National Interest

How Five Days in March Will Change Japan’s Foreign Policy

Changes include the normalization of Japan-Korean relations, a growing convergence of security in Europe and the Indo-Pacific, and more.

Senior Fellow, Japan Chair
04.03.2023 Kishida.jpg
Japanese Prime Minister Fumio Kishida at a press conference in Tokyo, Japan, on March 17, 2023. (Yoshikazu Tsuno via Getty Images)

Vladimir Lenin once observed that “There are decades where nothing happens, and there are weeks where decades happen.” And then there were Five Days in March, when a new and promising future began to unfold—one marked by broad-based cooperation among democratic allies and a growing awareness of the convergence of security in the Indo-Pacific and Europe.

The Five Days began on March 16, when Japan’s Prime Minister Fumio Kishida welcomed the Republic of Korea’s President Yoon Suk-yeol, the first visit by a Korean president in twelve years. The summit came about as a result of Yoon’s decision to move beyond the past, reflected in the contentious dispute over wartime forced labor, to focus on the future in the Korea-Japan relations and the development of political, economic, and security ties. The summit marked a return to the “Future-Oriented Relationship,” outlined in the joint statement at the Kim-Obuchi Summit of 1998.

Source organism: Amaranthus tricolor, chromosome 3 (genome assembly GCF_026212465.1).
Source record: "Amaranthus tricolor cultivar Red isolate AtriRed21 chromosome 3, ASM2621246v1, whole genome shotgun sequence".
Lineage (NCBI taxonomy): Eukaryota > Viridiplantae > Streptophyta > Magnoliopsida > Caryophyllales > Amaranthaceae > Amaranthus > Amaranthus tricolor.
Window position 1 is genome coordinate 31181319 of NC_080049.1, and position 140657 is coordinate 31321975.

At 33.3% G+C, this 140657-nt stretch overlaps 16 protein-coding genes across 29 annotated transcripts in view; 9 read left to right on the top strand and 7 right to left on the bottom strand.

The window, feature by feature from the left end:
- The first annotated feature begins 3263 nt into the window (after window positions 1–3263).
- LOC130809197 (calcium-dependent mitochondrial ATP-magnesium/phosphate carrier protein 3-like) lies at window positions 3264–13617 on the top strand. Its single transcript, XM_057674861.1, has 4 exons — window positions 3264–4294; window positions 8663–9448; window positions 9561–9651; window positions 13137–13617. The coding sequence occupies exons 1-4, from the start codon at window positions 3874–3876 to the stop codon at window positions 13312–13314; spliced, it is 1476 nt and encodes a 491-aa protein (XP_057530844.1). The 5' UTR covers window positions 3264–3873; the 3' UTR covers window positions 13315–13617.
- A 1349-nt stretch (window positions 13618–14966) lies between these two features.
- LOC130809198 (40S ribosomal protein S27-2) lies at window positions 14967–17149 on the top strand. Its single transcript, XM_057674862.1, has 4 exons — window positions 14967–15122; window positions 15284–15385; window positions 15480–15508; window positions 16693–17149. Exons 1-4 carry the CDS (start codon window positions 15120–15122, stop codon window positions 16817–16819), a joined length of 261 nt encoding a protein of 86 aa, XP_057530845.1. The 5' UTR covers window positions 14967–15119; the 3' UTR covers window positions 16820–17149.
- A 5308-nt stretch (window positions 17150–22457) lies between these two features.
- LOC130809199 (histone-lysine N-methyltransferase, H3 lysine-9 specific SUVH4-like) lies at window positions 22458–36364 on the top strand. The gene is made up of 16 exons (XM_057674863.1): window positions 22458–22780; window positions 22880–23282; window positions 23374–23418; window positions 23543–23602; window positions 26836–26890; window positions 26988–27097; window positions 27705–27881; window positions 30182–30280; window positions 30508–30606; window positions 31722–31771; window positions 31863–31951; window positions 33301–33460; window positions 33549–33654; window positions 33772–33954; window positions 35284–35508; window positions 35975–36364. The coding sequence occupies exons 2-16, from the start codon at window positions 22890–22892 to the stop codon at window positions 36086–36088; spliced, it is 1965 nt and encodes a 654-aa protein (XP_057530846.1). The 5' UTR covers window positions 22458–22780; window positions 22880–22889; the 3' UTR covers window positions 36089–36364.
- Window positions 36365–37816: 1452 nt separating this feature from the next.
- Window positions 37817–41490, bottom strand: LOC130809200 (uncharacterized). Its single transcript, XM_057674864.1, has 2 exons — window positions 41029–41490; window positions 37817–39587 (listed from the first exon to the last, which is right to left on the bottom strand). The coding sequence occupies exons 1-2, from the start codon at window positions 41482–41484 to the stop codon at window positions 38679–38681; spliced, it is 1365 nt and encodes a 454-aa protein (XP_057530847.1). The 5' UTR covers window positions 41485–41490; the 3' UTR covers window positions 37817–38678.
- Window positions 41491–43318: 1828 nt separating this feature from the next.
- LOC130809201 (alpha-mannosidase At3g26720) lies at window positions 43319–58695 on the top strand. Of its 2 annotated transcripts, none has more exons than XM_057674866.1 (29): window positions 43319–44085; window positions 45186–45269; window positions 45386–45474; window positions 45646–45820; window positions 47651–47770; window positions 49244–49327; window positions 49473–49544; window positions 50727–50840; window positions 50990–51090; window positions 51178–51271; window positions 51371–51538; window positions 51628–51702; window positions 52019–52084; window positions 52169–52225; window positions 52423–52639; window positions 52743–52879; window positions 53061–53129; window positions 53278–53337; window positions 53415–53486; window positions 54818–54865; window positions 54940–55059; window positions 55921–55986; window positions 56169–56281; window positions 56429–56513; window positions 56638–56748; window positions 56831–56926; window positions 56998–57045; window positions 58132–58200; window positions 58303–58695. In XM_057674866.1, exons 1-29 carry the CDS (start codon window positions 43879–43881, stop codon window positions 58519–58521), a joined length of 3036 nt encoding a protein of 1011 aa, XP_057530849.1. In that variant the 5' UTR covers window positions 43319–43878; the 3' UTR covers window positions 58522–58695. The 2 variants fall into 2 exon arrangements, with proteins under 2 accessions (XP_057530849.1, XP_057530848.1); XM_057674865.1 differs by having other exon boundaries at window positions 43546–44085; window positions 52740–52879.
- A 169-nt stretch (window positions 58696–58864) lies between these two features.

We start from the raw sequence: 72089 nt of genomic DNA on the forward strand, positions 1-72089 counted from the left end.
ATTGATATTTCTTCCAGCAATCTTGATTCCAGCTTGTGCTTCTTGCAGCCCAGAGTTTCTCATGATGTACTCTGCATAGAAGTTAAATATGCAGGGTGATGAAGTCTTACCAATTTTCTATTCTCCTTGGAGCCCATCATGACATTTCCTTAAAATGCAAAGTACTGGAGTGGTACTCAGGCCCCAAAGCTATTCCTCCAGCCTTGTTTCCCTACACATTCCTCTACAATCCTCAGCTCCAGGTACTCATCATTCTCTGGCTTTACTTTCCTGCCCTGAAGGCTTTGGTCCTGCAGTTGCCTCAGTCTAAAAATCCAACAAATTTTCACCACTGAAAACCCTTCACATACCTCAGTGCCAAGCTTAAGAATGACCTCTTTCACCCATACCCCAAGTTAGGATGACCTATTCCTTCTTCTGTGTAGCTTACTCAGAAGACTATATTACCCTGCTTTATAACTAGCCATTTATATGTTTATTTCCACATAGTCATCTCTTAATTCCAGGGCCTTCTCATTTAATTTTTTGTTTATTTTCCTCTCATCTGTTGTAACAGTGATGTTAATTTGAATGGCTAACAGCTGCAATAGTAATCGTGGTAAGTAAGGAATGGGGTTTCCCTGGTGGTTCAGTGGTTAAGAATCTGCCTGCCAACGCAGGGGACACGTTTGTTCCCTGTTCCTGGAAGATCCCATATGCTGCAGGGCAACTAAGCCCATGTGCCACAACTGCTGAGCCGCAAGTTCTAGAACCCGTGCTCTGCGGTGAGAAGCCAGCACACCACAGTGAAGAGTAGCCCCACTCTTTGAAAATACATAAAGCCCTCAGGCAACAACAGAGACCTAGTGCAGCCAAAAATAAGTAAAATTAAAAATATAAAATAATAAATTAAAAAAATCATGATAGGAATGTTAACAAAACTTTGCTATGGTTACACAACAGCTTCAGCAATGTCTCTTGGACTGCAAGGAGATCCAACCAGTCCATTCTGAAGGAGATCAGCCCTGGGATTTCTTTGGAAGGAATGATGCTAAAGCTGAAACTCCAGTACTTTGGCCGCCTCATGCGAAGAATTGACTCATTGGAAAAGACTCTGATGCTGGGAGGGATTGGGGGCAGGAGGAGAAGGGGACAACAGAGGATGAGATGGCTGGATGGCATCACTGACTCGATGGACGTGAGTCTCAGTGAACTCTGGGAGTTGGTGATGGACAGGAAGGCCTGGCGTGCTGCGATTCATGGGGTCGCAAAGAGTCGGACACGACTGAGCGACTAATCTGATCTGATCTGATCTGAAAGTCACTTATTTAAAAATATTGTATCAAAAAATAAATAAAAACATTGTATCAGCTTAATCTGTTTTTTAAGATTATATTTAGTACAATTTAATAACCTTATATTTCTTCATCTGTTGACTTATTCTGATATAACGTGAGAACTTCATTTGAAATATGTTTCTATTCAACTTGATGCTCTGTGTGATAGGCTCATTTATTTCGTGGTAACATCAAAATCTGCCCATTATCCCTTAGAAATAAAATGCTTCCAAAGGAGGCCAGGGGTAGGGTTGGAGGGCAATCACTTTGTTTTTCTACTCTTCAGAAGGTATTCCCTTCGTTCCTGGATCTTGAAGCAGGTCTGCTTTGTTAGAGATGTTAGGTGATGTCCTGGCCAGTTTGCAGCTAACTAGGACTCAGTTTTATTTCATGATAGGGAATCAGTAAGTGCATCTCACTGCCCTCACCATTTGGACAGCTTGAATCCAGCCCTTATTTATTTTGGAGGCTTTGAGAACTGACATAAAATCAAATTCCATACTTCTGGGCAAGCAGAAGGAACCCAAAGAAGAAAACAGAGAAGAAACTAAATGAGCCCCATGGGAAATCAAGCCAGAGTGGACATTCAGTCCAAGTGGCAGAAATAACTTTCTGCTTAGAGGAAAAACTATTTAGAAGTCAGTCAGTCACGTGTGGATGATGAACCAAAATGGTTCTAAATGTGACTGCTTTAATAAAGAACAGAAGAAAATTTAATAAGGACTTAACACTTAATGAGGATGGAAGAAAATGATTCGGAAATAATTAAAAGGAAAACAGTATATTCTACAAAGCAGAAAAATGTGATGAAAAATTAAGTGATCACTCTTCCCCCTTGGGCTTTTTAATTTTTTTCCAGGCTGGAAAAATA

On March 17, the defense ministers of Japan, the United Kingdom, and Italy met in Tokyo to discuss the basic design of a sixth-generation fighter aircraft to be co-produced under the Global Compact Air Program, agreed to in December 2022. The meeting followed the January 10 announcement by Prime Ministers Kishida and Giorgia Meloni to upgrade Japan-Italy ties to the level of a strategic partnership.

On March 18, Germany’s Chancellor Olaf Scholz visited Tokyo to participate in the first Japan-Germany Inter-Governmental Consultations focused on economic security. Both governments condemned Russia’s invasion of Ukraine, expressed support for the rules-based international economic and political order, and opposition to economic coercion. The governments also agreed to take steps to strengthen defense and security cooperation and develop their strategic dialogue. Their joint statement expressed the recognition that “the security of Europe and that of the Indo-Pacific are closely linked.”

On March 20, Kishida, in New Delhi, announced “Japan’s New Plan for a Free and Open Indo-Pacific – Together with India as an Indispensable Partner.”

As for the New Plan, Kishida explained the present need, an era in which there is no agreement on what the international order should be. At this point “FOIP is a vision that is in fact gaining in relevance…a visionary concept…whose fundamental concept remains the same…We will enhance the connectivity of the Indo-Pacific region…into a place that values, freedom, the rule of law, free from force or coercion, and make it prosperous.” The prime minister set out “three Principles for Peace and Rules for Prosperity to include “respect for sovereignty and territorial integrity and opposition to unilateral changes in the status quo by force.” He condemned Russia’s invasion of Ukraine and expressed Japan’s opposition to “any unilateral changes into the status quo by force anywhere in the world.”